It’s no secret that women’s contributions to history haven’t always been acknowledged or celebrated. Here, we’re shining a spotlight on women in history and everything they’ve accomplished for themselves and for future generations, all while managing to make it look easy.
Let’s take a look at the women who fought for equality, from the suffragettes who tirelessly advocated for the right to vote to Harriet Tubman, who helped free hundreds of slaves via the Underground Railroad. There are also innumerable little-known women who made an impact but have been largely forgotten by the history books, such as Trota of Salerno, the 12th-century gynecologist who stood up for the importance of women’s health, and Stagecoach Mary, the first Black female postal worker who became a legend of the Wild West. We also can’t forget the innovators, from scientists and environmental advocates to groundbreaking journalists. Join us as we celebrate the women in history who have risen to the occasion and exceeded the expectations that were placed on them.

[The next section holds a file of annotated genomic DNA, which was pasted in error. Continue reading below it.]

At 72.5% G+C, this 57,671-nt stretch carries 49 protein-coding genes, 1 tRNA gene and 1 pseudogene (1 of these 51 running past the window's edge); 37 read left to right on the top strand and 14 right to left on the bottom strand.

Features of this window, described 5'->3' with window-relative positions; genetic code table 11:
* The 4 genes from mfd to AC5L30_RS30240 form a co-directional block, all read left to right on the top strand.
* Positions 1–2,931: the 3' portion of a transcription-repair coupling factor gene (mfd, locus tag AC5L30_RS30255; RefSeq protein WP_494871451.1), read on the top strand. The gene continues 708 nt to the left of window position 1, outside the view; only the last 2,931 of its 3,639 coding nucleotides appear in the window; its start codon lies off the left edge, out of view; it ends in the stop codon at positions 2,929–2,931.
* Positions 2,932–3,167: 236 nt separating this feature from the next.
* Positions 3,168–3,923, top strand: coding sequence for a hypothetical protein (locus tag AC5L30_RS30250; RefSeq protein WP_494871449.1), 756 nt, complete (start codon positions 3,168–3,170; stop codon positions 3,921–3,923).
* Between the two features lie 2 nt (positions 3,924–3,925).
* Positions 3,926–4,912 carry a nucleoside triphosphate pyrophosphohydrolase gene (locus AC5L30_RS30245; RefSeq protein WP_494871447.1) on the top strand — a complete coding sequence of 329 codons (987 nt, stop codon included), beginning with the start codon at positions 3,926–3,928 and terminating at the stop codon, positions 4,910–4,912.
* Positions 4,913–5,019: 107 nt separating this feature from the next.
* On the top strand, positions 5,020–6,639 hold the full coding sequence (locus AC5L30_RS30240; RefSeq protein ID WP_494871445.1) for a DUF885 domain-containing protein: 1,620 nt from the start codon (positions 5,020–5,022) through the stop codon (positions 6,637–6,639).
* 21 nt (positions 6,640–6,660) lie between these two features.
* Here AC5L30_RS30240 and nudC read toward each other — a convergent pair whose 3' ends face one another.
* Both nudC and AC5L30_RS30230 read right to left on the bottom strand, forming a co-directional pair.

Compelling tales about powerful bloodlines.
These texts have had a tangible effect on the past and present.
Her many achievements include pioneering a new kind of investigative journalism.
By John Tuttle
Margaret Hamilton oversaw MIT's groundbreaking Software Engineering Division.
Descended from a Macedonian line of rulers, Cleopatra VII was the last queen of Egypt before it fell to Caesar Augustus.
The beloved children's author was deterred from a career as a mycologist.
Helen Duncan claimed she had learned classified military information through her psychic powers.
By Team Mighty
The scam caused the French queen's reputation to further deteriorate.
Often demonized as patriarchal torture devices, these garments were seen as a practicality in their day.
Cleopatra the Alchemist dabbled in an early branch of science.
She's said to have created the first American flag, but the real story is more complicated.
By Orrin Grey
These incredible women refused to wait on history's sidelines.
The famed businesswoman had direct ties to Hitler’s intelligence agency.
By Orrin Grey
Margaret Rhodes looks back at her life alongside the monarchy.